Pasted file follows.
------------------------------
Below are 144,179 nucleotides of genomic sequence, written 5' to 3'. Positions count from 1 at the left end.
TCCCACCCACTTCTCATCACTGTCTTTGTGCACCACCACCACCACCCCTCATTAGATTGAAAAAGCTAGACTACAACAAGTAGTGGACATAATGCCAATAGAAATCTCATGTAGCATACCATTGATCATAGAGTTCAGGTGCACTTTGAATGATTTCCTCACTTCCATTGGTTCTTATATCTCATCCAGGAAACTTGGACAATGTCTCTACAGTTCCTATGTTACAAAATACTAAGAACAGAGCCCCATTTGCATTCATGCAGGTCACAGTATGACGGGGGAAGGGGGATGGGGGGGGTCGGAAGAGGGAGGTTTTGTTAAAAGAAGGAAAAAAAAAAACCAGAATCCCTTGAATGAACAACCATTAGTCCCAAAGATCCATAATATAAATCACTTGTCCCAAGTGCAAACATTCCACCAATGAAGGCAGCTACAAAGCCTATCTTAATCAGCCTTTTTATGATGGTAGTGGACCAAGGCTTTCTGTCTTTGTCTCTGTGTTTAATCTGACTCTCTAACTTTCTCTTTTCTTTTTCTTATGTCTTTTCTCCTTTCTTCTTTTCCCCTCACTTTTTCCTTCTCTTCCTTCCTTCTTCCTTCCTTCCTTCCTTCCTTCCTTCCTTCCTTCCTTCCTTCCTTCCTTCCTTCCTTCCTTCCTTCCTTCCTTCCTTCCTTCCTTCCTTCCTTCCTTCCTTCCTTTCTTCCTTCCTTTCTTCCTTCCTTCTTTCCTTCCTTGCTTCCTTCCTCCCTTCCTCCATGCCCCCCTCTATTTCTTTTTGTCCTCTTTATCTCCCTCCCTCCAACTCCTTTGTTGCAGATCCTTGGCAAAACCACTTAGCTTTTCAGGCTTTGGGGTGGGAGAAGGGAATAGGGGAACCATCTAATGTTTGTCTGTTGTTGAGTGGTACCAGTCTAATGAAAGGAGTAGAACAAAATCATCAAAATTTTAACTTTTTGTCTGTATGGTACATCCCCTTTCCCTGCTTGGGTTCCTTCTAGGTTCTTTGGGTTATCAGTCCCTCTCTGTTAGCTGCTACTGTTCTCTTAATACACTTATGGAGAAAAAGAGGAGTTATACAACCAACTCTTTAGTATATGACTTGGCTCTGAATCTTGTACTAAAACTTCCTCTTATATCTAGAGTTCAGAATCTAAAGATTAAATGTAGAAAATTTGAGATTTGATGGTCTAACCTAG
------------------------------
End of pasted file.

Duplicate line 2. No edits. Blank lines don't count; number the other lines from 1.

TCCCACCCACTTCTCATCACTGTCTTTGTGCACCACCACCACCACCCCTCATTAGATTGAAAAAGCTAGACTACAACAAGTAGTGGACATAATGCCAATAGAAATCTCATGTAGCATACCATTGATCATAGAGTTCAGGTGCACTTTGAATGATTTCCTCACTTCCATTGGTTCTTATATCTCATCCAGGAAACTTGGACAATGTCTCTACAGTTCCTATGTTACAAAATACTAAGAACAGAGCCCCATTTGCATTCATGCAGGTCACAGTATGACGGGGGAAGGGGGATGGGGGGGGTCGGAAGAGGGAGGTTTTGTTAAAAGAAGGAAAAAAAAAAACCAGAATCCCTTGAATGAACAACCATTAGTCCCAAAGATCCATAATATAAATCACTTGTCCCAAGTGCAAACATTCCACCAATGAAGGCAGCTACAAAGCCTATCTTAATCAGCCTTTTTATGATGGTAGTGGACCAAGGCTTTCTGTCTTTGTCTCTGTGTTTAATCTGACTCTCTAACTTTCTCTTTTCTTTTTCTTATGTCTTTTCTCCTTTCTTCTTTTCCCCTCACTTTTTCCTTCTCTTCCTTCCTTCTTCCTTCCTTCCTTCCTTCCTTCCTTCCTTCCTTCCTTCCTTCCTTCCTTCCTTCCTTCCTTCCTTCCTTCCTTCCTTCCTTCCTTCCTTCCTTCCTTCCTTCCTTTCTTCCTTCCTTTCTTCCTTCCTTCTTTCCTTCCTTGCTTCCTTCCTCCCTTCCTCCATGCCCCCCTCTATTTCTTTTTGTCCTCTTTATCTCCCTCCCTCCAACTCCTTTGTTGCAGATCCTTGGCAAAACCACTTAGCTTTTCAGGCTTTGGGGTGGGAGAAGGGAATAGGGGAACCATCTAATGTTTGTCTGTTGTTGAGTGGTACCAGTCTAATGAAAGGAGTAGAACAAAATCATCAAAATTTTAACTTTTTGTCTGTATGGTACATCCCCTTTCCCTGCTTGGGTTCCTTCTAGGTTCTTTGGGTTATCAGTCCCTCTCTGTTAGCTGCTACTGTTCTCTTAATACACTTATGGAGAAAAAGAGGAGTTATACAACCAACTCTTTAGTATATGACTTGGCTCTGAATCTTGTACTAAAACTTCCTCTTATATCTAGAGTTCAGAATCTAAAGATTAAATGTAGAAAATTTGAGATTTGATGGTCTAACCTAG